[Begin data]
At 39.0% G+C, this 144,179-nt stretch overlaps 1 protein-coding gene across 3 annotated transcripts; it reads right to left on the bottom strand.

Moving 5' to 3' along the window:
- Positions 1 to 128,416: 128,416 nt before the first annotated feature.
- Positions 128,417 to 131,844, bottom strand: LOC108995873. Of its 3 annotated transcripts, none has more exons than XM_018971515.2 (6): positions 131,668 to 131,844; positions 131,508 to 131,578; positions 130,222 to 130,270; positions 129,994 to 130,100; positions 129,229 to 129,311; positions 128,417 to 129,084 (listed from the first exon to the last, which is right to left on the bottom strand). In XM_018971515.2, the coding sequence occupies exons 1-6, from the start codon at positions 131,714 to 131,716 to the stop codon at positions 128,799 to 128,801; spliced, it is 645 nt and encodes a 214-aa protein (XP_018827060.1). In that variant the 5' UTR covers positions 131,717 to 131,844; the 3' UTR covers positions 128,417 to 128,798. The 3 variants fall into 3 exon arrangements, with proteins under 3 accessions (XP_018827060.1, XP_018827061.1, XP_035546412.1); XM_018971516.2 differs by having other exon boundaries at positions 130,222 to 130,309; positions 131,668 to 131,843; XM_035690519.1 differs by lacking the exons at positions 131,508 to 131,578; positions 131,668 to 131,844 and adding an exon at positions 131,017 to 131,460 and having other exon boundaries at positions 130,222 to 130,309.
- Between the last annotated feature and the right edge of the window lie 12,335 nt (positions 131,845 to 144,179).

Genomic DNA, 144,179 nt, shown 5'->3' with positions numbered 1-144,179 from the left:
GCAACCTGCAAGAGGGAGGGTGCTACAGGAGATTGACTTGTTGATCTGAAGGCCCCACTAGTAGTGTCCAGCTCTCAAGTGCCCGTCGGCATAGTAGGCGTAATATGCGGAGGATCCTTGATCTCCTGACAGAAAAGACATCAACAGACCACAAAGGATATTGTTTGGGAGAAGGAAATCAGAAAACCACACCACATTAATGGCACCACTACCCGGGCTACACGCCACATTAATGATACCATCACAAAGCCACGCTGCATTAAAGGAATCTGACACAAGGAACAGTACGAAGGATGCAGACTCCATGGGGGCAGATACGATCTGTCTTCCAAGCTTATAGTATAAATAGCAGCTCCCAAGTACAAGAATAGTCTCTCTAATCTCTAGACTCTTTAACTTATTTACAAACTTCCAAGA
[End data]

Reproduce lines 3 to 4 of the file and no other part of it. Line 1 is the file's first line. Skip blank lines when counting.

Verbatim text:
- Positions 1 to 128,416: 128,416 nt before the first annotated feature.
- Positions 128,417 to 131,844, bottom strand: LOC108995873. Of its 3 annotated transcripts, none has more exons than XM_018971515.2 (6): positions 131,668 to 131,844; positions 131,508 to 131,578; positions 130,222 to 130,270; positions 129,994 to 130,100; positions 129,229 to 129,311; positions 128,417 to 129,084 (listed from the first exon to the last, which is right to left on the bottom strand). In XM_018971515.2, the coding sequence occupies exons 1-6, from the start codon at positions 131,714 to 131,716 to the stop codon at positions 128,799 to 128,801; spliced, it is 645 nt and encodes a 214-aa protein (XP_018827060.1). In that variant the 5' UTR covers positions 131,717 to 131,844; the 3' UTR covers positions 128,417 to 128,798. The 3 variants fall into 3 exon arrangements, with proteins under 3 accessions (XP_018827060.1, XP_018827061.1, XP_035546412.1); XM_018971516.2 differs by having other exon boundaries at positions 130,222 to 130,309; positions 131,668 to 131,843; XM_035690519.1 differs by lacking the exons at positions 131,508 to 131,578; positions 131,668 to 131,844 and adding an exon at positions 131,017 to 131,460 and having other exon boundaries at positions 130,222 to 130,309.